The idea behind the Ultimate Marvel universe was to free Marvel's best-known characters of 40 years of continuity and thereby try to bring back what had made them so fresh to the comics-reading community some forty years earlier. It was quite successful (though I, personally, didn't give them much business, with the exception of the Ultimates), which was why DC, even after repeatedly one-upping Marvel in terms of single-issue sales (as opposed to overall sales), decided to borrow the concept.
Balderdash, some might say. The idea behind the "All Star" line was simply pure storytelling, blah blah blah. Well, I've read (without actually buying) the first two issues of Frank Miller and Jim Lee's "All Star Batman" and I can with certainty that, yes, the "All Star" line is a thinly veiled ripoff of the Ultimate concept, even without altered origins. In fact, there's something rather unpleasant about the dialogue in particular which is the reason I'm even posting. Here's a sampling:
"Sleep now, my ward."
"What's that mean?"
"Shut up. I'll do the talking."
"What are you, retarded? I'm the goddamn Batman."
"That's not his real voice. He's just doing a lameass Clint Eastwood impression."
By itself, Frank Miller's attempt to "update" Batman's dialogue by having him say things like "retarded" and "cool" and "this is gonna be great" is just plain awful. I could never get into Ultimate Spider-Man because I couldn't stand Bendis' dialogue for the teenaged Peter Parker, but I will concede that at it was at least age-appropriate. Ultimate Bruce Wayne's sounds retarded. It doesn't help that he doesn't look anywhere near as young as Miller claims he is supposed to be.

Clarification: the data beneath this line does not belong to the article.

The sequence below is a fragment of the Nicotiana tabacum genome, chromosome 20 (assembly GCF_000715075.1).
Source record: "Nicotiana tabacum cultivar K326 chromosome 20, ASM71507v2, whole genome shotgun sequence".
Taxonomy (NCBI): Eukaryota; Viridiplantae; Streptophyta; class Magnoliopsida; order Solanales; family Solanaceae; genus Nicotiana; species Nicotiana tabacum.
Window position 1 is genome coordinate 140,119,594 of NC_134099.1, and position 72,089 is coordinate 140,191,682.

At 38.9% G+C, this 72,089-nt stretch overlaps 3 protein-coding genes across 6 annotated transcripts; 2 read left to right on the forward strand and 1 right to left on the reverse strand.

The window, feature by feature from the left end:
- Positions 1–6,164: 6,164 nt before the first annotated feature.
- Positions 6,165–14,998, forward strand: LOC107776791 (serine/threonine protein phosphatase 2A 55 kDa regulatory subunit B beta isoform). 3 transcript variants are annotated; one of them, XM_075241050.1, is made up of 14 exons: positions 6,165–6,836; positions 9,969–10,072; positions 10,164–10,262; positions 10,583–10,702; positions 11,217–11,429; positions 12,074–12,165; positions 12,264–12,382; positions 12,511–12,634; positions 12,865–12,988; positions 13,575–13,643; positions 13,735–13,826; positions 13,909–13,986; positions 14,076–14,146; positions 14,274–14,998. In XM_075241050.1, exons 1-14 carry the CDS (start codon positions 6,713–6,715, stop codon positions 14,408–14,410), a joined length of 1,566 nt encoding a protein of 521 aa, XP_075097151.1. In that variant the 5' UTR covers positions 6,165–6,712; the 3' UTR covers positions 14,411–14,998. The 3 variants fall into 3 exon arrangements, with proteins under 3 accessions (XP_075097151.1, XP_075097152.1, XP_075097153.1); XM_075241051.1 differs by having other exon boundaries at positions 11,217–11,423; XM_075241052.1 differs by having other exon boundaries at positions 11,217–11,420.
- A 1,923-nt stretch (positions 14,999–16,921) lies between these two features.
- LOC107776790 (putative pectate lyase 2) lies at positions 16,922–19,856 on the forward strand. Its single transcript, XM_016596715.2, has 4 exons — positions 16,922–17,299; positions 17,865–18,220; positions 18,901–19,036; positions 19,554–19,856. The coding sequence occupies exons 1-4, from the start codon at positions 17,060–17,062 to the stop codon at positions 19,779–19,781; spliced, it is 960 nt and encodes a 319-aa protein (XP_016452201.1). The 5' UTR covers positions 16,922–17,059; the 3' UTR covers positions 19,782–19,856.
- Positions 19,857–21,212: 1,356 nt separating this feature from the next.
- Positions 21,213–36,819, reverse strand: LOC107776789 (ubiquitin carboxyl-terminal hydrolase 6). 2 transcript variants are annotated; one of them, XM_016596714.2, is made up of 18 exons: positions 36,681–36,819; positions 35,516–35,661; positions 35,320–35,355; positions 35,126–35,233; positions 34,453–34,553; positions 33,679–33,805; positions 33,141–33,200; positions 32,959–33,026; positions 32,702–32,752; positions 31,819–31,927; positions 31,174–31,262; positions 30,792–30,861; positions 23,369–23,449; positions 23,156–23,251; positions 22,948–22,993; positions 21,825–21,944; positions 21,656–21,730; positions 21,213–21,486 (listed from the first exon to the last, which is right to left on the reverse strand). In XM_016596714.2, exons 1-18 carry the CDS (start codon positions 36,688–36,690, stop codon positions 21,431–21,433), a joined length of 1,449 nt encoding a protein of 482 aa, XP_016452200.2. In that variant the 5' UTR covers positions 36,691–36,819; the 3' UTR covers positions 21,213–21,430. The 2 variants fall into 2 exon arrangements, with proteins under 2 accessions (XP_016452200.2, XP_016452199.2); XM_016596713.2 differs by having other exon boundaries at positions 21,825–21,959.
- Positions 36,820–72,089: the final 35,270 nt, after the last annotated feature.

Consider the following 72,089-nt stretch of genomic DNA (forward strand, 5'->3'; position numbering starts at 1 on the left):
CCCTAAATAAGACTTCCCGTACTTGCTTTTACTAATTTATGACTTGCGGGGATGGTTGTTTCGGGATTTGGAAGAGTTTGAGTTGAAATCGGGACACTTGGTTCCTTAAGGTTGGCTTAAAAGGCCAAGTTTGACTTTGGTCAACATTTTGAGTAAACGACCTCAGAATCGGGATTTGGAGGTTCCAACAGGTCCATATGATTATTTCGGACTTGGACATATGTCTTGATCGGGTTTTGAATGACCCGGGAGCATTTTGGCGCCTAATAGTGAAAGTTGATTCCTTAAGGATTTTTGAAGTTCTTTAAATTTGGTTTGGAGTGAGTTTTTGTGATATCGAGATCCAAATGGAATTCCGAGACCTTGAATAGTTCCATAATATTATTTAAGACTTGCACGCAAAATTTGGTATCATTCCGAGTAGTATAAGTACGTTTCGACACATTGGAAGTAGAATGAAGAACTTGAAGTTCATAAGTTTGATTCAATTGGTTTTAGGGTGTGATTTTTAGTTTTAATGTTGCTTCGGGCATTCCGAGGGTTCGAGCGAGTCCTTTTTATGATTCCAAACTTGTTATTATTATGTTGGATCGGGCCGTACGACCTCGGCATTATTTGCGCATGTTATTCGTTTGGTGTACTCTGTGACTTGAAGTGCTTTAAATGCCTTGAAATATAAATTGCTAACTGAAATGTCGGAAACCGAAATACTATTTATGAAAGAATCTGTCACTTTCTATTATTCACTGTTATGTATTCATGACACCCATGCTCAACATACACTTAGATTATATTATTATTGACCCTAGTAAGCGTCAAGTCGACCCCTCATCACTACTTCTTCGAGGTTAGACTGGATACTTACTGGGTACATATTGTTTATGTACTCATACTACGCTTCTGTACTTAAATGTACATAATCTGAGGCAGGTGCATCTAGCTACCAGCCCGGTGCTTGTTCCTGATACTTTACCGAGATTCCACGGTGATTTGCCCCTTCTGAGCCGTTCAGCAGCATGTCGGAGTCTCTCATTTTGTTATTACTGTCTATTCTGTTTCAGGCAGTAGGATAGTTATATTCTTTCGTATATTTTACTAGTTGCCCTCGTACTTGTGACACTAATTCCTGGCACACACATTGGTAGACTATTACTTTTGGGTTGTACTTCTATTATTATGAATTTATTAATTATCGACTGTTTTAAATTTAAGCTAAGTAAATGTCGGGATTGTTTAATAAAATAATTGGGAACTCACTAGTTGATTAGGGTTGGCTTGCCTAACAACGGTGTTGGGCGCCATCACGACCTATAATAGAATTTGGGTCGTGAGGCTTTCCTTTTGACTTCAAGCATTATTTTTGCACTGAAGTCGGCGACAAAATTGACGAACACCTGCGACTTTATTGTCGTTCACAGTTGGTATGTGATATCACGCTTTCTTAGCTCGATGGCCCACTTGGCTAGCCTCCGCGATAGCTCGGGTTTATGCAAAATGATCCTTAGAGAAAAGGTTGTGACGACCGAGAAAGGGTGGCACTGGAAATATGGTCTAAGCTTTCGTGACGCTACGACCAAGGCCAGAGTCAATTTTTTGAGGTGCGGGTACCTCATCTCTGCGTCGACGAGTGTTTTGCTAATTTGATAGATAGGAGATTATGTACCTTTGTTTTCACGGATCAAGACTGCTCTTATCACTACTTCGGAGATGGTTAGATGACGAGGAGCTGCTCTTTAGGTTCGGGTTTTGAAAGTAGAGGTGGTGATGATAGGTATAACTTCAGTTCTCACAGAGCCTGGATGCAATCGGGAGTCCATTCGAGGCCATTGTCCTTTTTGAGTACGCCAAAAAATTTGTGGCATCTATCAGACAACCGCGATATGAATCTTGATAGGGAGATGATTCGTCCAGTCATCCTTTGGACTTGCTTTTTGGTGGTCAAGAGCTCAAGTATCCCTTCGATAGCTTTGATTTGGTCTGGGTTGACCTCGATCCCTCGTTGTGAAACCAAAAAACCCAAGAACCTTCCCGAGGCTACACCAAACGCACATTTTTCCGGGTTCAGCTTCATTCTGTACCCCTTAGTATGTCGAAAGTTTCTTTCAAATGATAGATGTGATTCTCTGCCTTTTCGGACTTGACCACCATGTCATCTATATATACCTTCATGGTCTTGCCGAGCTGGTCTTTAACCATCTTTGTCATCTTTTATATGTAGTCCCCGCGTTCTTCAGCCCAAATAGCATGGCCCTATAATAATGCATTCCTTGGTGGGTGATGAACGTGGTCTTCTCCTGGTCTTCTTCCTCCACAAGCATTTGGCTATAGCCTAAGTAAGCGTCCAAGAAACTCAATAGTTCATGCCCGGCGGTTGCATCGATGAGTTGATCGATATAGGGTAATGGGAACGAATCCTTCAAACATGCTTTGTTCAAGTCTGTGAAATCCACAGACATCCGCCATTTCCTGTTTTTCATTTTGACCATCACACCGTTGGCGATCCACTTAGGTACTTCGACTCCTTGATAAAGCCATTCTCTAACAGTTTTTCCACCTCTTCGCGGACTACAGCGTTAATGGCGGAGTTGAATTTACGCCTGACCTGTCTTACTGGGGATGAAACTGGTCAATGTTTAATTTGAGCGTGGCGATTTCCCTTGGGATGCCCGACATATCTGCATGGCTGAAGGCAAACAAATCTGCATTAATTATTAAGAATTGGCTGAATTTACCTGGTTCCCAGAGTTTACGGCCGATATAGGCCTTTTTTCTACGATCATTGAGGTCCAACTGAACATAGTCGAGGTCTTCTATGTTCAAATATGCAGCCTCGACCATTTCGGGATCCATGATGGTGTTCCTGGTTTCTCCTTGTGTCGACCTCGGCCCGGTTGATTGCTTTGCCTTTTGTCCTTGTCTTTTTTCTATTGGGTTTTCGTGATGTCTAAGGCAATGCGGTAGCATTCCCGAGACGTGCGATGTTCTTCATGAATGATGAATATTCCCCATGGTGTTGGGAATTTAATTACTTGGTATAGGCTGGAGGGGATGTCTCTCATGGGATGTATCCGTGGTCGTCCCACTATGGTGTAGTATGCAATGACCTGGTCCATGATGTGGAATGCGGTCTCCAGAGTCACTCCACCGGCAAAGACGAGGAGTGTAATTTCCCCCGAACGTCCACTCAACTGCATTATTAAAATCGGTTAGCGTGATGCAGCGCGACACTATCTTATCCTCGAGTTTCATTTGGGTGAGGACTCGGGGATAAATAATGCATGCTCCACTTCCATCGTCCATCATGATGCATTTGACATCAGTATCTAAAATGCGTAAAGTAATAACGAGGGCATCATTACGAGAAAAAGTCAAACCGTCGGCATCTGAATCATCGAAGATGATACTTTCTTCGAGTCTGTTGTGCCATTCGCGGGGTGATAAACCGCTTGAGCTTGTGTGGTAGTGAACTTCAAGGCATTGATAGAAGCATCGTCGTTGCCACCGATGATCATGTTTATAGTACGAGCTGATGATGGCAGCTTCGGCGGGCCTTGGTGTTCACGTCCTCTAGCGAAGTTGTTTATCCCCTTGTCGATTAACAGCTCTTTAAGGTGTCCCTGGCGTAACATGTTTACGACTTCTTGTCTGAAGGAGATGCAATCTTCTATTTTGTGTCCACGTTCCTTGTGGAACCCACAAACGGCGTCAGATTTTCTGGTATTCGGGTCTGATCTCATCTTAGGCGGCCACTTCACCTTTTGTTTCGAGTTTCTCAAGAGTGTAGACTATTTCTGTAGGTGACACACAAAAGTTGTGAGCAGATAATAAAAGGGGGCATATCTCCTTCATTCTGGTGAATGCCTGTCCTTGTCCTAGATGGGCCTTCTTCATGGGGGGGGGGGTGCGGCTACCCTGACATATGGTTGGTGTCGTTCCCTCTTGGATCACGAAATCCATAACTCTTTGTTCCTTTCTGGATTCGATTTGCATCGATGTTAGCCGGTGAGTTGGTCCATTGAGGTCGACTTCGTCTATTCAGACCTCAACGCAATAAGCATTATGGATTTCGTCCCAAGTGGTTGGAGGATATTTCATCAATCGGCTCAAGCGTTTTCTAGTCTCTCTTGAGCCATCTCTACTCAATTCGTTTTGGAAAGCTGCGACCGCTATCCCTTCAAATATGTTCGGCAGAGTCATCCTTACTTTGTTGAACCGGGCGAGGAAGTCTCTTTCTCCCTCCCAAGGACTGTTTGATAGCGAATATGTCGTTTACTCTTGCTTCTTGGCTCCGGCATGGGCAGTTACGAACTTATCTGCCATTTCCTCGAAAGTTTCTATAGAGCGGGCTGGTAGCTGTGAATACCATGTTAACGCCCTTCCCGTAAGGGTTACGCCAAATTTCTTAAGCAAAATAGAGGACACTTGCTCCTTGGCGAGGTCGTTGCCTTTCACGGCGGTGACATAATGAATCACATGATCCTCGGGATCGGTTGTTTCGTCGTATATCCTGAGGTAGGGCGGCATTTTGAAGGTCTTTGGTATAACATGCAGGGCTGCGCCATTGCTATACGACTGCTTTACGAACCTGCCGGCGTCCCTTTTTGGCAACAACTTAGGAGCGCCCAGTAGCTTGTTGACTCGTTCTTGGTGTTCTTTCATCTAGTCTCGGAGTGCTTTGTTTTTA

However, what makes Miller's script reprehensible is that it is a cheap shot at the Batman scripts of old. His every line seems to scream "Haw haw look how lame the dialogue was back when Batman first met Robin. No wonder everyone thinks they're faggots!"
I've never been a DC fan, but theirs is, as the tagline goes, the original universe. Comics as an art form owes a lot to those early, "goofy" issues. After all, if it wasn't for them, there wouldn't be a Batman today. They deserve respect, whatever their foibles may have been.
Even Stan Lee, the father of Marvel Comics and of so much that is pleasant about comic books today, wrote reams of hopelessly hokey dialogue in his day. After all, you essentially had a forty-something trying to talk like a teenager (at least in the case of Spider-Man). You don't see Brian Bendis or Mark Millar laughing at how cornball the dialogue is.
With "All-Star Batman", Frank Miller seems to be betting that he can script Batman and Robin's earliest adventures in such a way that no one will make pedophile jokes about them again. That's a pretty tall order, I should think, but I honestly don't think it will help for him to trample all over the work of the guys who came before him.
If the future of comics is so full of contempt for what came before, well, I'm really not aboard for the ride...